Solve the equation for $x$ by using base 10 logarithms.

EDIT: I made a typo (somehow... I was very far off!!)
The correct equation is this: $$16\cdot4^{2.5x}=70$$

Can it be written like:
$$2.5x\log_{10}(5)=70\ ?$$

Then get:
The computer wants a largest value and smallest value, similar to an answer for a quadratic problem. I need to know how to get the 2 answers even if one ends up negative (I know the negative will be tossed out, but I still need to know how to get the answer).

  • $\begingroup$ $16\cdot 4^k=4^{k+2}=2^{2k+4}$... $\endgroup$ – abiessu May 7 '14 at 2:53
  • $\begingroup$ I don't think that helps my case with logarithms. $\endgroup$ – GeekyDewd May 7 '14 at 2:55

$$ \begin{align} 16\cdot4^{2.5x}&=70\\ 2^4\cdot(2^2)^{2.5x}&=70\\ 2^4\cdot2^{5x}&=70\\ 2^{4+5x}&=70\\ \log_{10}2^{4+5x}&=\log_{10}70\\ (4+5x)\log_{10}2&=\log_{10}70\\ 4+5x&=\frac{\log_{10}70}{\log_{10}2} \end{align} $$ Can you take it from here?

Addendum : $$ \begin{align} 4^2\cdot(2^2)^{2.5x}&=70\\ 4^2\cdot(2^2)^{2.5x}-(\sqrt{70})^2&=0\\ (4\cdot2^{2.5x}-\sqrt{70})(4\cdot2^{2.5x}+\sqrt{70})&=0 \end{align} $$ It will yield two solutions like you want.

  • $\begingroup$ I'm not sure the sum side of the quadratic will produce a unique result for $x$. Is it possible that what is being asked for are upper and lower estimates of the decimal value of $x$? $\endgroup$ – abiessu May 7 '14 at 12:34
  • $\begingroup$ @abiessu I know that it's weird but the question is also weird since the OP asks for "get the 2 answers even if one ends up negative (I know the negative will be tossed out, but I still need to know how to get the answer)". $\endgroup$ – Tunk-Fey May 7 '14 at 12:37
  • 2
    $\begingroup$ I'd like to know how you would compute the second "solution", as that would need the logarithm of a negative number. Just out of curiosity... Of course there is only one (real) solution. $\endgroup$ – Jean-Claude Arbaut May 7 '14 at 12:56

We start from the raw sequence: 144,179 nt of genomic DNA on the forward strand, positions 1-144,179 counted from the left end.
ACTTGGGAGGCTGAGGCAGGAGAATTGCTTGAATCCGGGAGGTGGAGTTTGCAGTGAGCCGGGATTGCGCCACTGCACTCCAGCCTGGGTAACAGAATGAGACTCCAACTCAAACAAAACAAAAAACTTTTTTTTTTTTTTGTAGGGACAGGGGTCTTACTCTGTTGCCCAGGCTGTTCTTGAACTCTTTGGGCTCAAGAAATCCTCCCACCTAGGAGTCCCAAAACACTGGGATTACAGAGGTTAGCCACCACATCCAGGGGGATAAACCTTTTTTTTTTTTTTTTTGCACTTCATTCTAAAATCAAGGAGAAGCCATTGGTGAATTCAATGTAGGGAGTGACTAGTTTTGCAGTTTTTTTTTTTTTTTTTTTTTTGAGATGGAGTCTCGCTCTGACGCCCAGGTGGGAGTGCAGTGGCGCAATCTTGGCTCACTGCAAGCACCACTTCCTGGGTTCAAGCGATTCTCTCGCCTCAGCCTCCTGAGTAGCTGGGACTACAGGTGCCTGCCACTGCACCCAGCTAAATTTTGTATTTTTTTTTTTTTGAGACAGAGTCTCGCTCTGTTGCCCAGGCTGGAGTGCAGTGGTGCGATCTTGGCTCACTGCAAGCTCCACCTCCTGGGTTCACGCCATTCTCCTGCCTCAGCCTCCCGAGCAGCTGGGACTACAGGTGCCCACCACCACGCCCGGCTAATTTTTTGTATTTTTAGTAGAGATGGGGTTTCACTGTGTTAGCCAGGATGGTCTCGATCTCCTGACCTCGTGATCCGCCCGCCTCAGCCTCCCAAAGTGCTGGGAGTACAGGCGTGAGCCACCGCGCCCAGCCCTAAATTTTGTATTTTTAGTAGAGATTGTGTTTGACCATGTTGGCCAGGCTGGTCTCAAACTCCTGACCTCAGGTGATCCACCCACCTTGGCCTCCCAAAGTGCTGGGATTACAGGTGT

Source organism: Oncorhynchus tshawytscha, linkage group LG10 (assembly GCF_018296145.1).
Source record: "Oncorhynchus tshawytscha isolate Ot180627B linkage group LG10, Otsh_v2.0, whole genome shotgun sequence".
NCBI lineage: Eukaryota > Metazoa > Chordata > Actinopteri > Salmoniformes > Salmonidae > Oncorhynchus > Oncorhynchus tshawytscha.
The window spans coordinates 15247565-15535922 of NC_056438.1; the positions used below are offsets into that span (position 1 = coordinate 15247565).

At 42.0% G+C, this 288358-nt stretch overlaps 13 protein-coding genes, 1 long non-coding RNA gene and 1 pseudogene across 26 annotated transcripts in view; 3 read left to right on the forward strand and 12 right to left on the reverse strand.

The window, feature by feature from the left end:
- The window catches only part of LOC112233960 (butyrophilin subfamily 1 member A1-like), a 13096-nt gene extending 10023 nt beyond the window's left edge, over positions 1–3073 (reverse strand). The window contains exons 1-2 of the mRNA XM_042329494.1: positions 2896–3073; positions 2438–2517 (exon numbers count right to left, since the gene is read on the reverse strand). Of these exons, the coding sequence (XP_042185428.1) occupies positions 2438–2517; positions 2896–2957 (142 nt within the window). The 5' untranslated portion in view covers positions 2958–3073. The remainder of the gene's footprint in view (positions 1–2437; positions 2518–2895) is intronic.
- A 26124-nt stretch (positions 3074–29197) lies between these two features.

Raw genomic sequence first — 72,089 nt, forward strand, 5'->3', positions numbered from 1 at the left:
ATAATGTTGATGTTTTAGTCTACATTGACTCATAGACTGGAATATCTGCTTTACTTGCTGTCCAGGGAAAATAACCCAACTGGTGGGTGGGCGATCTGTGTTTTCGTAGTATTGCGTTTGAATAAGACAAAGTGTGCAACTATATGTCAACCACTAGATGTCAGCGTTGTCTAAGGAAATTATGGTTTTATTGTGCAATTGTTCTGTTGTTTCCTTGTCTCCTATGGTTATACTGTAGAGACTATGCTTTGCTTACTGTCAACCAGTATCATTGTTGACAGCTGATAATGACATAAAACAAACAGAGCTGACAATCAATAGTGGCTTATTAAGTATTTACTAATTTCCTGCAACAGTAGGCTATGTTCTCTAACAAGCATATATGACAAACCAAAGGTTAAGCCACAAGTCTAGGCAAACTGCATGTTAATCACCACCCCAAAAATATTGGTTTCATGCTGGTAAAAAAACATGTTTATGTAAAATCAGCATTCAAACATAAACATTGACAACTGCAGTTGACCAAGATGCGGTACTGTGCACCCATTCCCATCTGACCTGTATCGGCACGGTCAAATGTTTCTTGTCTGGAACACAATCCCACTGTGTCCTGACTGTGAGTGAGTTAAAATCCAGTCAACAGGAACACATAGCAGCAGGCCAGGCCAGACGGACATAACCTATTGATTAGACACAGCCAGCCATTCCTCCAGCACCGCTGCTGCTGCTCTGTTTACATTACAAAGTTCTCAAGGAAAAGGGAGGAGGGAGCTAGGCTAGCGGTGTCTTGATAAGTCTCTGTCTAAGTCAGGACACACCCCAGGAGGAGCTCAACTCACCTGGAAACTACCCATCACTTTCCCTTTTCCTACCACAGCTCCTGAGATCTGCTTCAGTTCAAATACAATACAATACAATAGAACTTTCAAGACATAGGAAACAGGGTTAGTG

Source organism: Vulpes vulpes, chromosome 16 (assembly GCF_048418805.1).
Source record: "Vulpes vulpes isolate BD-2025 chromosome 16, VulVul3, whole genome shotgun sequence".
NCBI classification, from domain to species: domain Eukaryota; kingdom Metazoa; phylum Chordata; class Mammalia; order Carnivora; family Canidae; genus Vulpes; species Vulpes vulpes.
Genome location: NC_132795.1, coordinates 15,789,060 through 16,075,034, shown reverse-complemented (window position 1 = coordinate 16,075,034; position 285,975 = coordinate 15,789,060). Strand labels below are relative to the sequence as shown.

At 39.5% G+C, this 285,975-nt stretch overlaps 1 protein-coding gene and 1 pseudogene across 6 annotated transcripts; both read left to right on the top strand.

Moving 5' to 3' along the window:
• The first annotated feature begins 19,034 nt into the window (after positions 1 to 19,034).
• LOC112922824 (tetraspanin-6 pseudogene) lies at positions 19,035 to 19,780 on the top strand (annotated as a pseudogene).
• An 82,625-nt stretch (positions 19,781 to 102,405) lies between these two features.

• $\begingroup$ @Jean-ClaudeArbaut Please read my comment above your comment & also the OP. $\endgroup$ – Tunk-Fey May 8 '14 at 2:59
  • $\begingroup$ @Jean-ClaudeArbaut I later came to realize that only one answer is needed for this problem. But for problems with a radical then I would need positive and negative. I apologize for the confusion, but I didn't understand anything about the problem until I got some help. $\endgroup$ – GeekyDewd May 8 '14 at 4:36

$16 \cdot 4^{2.5x} = 16 \cdot (4^{2.5})^x = 16 \cdot (4^{\frac{5}{2}})^x = 16 \cdot 32^x$.

So, $32^x = \frac{9}{16}$.

Thus, $x = \log_{32}(\frac{9}{16}) = \dfrac{\log_{10}(\frac{9}{16})}{\log_{10}(32)}$

For the updated equation

$16 \cdot 4^{2.5x} = 16 \cdot (4^{2.5})^x = 16 \cdot (4^{\frac{5}{2}})^x = 16 \cdot 32^x$.

So, $32^x = \frac{30}{16}$.

Thus, $x = \log_{32}(\frac{30}{16}) = \dfrac{\log_{10}(\frac{15}{8})}{\log_{10}(32)}$

  • $\begingroup$ I appreciate your answer, I made an edit to the original post. According to the computer that is not complete, I need two answers (one may be negative and not be used) they seem to be in decimal form. $\endgroup$ – GeekyDewd May 7 '14 at 3:27

16*4^(2.5*x) = 70 can be written as 4^(2)*4^(2.5*x) = 70

i.e. 4^(2+2.5x) = 70

Taking log base 10 both sides

=> log(4^(2+2.5*x)) = log(70)

=> (2+2.5*x)*log(4) = log(70)

=> 2+2.5*x = log(70)/log(4)

=> 2.5*x = log(70)/log(4) -2

=> x = (log(70)/log(4) - 2) / 2.5

i.e (log(70) base 4) -2 / 2.5


You can solve for x by using this property of logarithms.

$$log_b(x^{n}) = nlog_b(x)$$


$$16*4^{2.5x} = 70$$

$$4^{2.5x} = 70/16$$

$$log(4^{2.5x}) = log(70/16)$$

$$(2.5x)log(4) = log(70/16)$$

$$x = log(70/16)/(2.5log(4) = 0.425857...$$


$$16 * 4^{2.5*0.425857...} = 70$$

More info here: http://www.andrews.edu/~calkins/math/webtexts/numb17.htm


Taking the updated equation,

$$16\cdot 4^{2.5x}=70\\ 2^{5x}=\frac{35}8\\ 5x\log_{10} 2=\log_{10} 7+\log_{10} 5-\log_{10} 8\\ x={\log_{10} 7+1-4\log_{10} 2\over5\log_{10} 2}\\ x={\log_2 7+\log_2 5-3\over 5}$$

It should be fairly apparent how to rewrite in terms of other logarithm bases.

One possible interpretation of the smallest and largest values is as upper and lower estimates of the decimal value of $x$.

  • $\begingroup$ Not sure how you pass from the third line to the fourth. $\endgroup$ – Jean-Claude Arbaut May 7 '14 at 12:57
  • $\begingroup$ Ah, I missed an extra log factor, thanks. $\endgroup$ – abiessu May 7 '14 at 15:03

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